I thought buccal fat removal was going to be one of those niche celebrity gossip topics, but it actually moved over to my “main feed” and randoms from college who don’t seem particularly surgically-inclined are talking about getting it. Buccal fat removal is essentially minor facial plastic surgery to get that hollow-cheeked look that celebs like Bella Hadid and Zoe Kravitz are sporting. Not that either of them have copped to it like Chrissy Teigan has, but I think that’s the look people are going for. Just looking at the effects of the surgery, it looks like the kind of thing that might not age well as many people’s faces become thinner as they age. Turns out, experts are saying the same, though the patients are still too young now for the long-term effects to be apparent.
Lately, social media has been buzzing with photos of a handful of celebrities with seemingly slimmer faces and more chiseled jawlines. Many people have assumed (without confirmation) that these changes are the result of buccal fat removal—a procedure in which fat in the cheeks and jaw area is removed to give the face a more contoured appearance—which is likely why you’ve been seeing the term all over your timeline.
If this has only made your more curious about what buccal fat is, why someone would want it removed, and why the heck everyone is talking about it, we reached out to a few experts to clear things up.
What is buccal fat anyway?
In short, buccal fat (pronounced “buckle”) is just the fat that lies between your cheekbone and jawbone. “Everyone has a buccal fat pad in their cheek hollow area,” says Michael Horn, MD, a board-certified plastic surgeon at Lake Shore Plastic Surgery in Chicago. “The size varies from person to person, and one cheek’s pad may be larger than the other.”
Dr. Horn explains that even though skin with a full and plump appearance has become trendy because of its association with youth, some people—like Chrissy Teigen, who admitted to having the procedure done back in 2021—may opt to have their buccal fat removed if they find that if the area is too full.
“There’s been a significant increase in the interest around buccal fat removal in younger patients who are looking to change the contour and slim the lower part of their face,” says board-certified facial plastic surgeon Heather Lee, MD.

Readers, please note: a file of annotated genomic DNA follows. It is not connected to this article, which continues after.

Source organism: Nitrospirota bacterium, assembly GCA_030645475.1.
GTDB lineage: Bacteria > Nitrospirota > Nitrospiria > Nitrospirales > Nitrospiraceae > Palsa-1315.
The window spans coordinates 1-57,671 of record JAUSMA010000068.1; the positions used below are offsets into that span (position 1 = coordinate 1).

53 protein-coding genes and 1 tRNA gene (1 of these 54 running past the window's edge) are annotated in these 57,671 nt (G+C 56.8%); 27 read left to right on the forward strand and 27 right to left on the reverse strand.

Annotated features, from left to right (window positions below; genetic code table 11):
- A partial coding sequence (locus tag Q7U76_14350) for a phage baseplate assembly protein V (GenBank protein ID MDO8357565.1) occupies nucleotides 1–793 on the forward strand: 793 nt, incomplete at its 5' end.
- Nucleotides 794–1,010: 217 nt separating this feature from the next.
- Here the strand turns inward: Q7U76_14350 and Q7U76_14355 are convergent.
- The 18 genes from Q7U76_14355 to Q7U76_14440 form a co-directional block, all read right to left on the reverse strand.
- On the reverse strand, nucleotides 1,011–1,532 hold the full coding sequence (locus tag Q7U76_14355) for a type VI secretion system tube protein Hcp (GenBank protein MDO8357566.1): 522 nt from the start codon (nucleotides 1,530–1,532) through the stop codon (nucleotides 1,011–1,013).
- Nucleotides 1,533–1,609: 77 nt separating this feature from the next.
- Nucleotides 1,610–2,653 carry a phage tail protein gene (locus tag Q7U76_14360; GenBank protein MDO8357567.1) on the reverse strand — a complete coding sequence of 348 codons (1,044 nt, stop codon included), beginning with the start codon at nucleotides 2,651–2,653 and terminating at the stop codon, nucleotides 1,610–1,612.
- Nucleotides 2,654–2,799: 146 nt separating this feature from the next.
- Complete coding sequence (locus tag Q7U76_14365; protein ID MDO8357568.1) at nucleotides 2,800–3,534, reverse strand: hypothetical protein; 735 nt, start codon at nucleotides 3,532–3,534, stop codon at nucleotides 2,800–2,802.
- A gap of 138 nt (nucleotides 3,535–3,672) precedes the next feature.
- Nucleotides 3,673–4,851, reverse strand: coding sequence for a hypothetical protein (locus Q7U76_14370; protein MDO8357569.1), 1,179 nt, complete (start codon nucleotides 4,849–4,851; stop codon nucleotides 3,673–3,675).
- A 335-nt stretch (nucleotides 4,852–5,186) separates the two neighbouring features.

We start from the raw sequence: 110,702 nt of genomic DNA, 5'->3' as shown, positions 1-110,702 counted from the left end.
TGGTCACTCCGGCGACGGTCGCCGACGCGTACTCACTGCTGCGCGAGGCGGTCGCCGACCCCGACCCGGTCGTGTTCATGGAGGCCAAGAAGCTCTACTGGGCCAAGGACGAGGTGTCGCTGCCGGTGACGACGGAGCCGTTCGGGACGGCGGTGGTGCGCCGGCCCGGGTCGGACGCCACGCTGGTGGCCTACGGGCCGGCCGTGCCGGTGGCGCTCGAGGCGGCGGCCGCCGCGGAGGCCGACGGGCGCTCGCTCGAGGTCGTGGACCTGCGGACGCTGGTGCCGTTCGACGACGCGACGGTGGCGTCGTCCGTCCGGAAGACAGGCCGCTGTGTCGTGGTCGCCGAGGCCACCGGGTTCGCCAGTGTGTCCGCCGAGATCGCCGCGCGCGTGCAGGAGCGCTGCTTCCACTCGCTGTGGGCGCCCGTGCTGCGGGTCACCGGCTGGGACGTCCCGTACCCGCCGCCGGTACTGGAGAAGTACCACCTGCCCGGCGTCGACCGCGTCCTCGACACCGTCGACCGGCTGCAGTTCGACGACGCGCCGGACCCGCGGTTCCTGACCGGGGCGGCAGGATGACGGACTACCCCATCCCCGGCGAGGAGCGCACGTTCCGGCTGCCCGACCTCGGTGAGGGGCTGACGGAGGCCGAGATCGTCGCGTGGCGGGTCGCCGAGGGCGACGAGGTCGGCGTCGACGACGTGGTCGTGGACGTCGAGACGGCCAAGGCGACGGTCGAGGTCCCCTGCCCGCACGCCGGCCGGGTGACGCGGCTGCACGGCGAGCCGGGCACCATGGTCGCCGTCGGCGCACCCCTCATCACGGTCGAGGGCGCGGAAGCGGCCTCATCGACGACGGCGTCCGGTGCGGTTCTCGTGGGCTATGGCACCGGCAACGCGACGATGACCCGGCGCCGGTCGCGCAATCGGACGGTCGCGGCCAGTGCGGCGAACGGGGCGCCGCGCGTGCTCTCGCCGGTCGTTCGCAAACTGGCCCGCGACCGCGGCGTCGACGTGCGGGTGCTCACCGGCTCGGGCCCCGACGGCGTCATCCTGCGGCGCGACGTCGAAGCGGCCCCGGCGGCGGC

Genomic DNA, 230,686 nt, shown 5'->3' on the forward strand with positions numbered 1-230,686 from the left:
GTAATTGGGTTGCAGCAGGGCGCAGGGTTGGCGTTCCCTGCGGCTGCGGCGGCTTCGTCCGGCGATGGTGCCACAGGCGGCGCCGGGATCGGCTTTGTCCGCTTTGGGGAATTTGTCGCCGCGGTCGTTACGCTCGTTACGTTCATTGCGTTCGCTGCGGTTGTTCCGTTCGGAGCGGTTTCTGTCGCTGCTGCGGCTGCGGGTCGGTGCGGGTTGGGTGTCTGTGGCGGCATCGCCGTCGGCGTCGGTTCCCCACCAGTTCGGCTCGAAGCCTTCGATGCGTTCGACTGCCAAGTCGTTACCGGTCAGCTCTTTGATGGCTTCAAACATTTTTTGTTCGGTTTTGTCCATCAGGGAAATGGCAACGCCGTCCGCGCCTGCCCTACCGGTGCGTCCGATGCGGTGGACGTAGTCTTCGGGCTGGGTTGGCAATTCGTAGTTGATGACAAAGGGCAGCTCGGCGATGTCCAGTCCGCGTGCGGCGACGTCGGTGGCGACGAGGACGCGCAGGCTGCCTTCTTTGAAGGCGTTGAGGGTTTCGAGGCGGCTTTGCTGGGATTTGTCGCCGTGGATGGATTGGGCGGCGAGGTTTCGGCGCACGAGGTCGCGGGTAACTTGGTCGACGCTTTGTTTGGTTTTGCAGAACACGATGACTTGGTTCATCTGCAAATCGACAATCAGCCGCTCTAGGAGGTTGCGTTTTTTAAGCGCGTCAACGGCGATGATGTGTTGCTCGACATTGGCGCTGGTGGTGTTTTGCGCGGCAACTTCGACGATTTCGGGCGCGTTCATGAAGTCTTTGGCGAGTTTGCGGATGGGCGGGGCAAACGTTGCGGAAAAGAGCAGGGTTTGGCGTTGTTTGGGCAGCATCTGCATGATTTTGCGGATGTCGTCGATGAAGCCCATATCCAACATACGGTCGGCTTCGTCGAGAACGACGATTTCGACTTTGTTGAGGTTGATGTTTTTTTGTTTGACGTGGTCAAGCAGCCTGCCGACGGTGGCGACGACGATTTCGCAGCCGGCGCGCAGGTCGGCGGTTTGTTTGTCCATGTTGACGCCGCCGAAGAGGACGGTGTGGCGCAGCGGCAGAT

Basically, the purpose of removing buccal fat is to slim the cheeks. “Picture pursing your lips together and biting down with both cheeks on the thick skin inside the mouth to give yourself a facsimile of what buccal fat removal will do,” says Dr. Horn.
What happens during a buccal fat removal procedure?
The first thing you need to know is that the entire procedure takes less than an hour, according to Dr. Horn, and you should expect to be sedated or put under general anesthesia. “The procedure involves an incision inside the mouth on the inner area of the cheek,” Dr. Horn explains. “Once the fat is removed from each side, a surgeon closes the incisions with sutures.”
Dr. Lee adds that the procedure has to be done very carefully in order to avoid injuring nerves that control movement of the face, as well as your salivary duct. “The goal is to create a slimmer lower face and to accentuate the cheek bones and jawline,” she explains. “By removing fullness in the cheek area, the contours of the face are highlighted and the roundness of the face is lessened.”
What is the recovery time like?
After your removal procedure, your surgeon should give you an oral rinse to prevent infection, though you might also be prescribed antibiotics to further minimize your risk. Additionally, you’ll likely experience bruising, swelling, and discomfort in your cheeks for up to two weeks after surgery.
“A liquid diet is recommended for a few days post-op, and patients progress to soft foods as the soreness alleviates,” Dr. Horn says. “Ice packs can be used to relieve this.” Because of the swelling, it’s possible that it may take up to three weeks for you to actually see results.
Are there any risks associated with buccal fat removal?
As stated before by Dr. Lee, this surgery could temporarily or permanently injure some of the nerves that control your face and salivary duct if performed incorrectly. As with any surgery, you should also do your research to ensure that your surgeon doesn’t remove too much fat and make your face look too gaunt.
“Since it goes not regrow, there is a risk of removing too much fat and creating excessive hollowing,” Dr. Lee says. “Although that may be what some younger patients are looking for, this can have major implications as they age.”
The surgery and recovery doesn’t sound so bad. It sounds pretty similar to getting your wisdom teeth removed. But the potential long-term implications are scary. In general, face-altering surgeries seem way more risky to me than body procedures. A botched or unexpected result with a face surgery will have so much more of an impact than a bad boob job or lipo, etc. I just think about what happened to Linda Evangelista and that was mostly her body. That was bad, but bad results on your face seem much worse and harder to live with. I get the result they’re trying to achieve — a slimmer and more sculpted face — and I’ve certainly wanted that myself in the past. My face has slimmed on its own as I’ve gotten older, but it’s still full and I’ve grown to like that because it makes me look 5-8 years younger than I am. It doesn’t grow back and I don’t think it’s reversible, so removing that fat now means it might not be there when people want/need it later. I would hate to start wrinkling or looking gaunt as I age for some irreversible trend that might not even stay popular.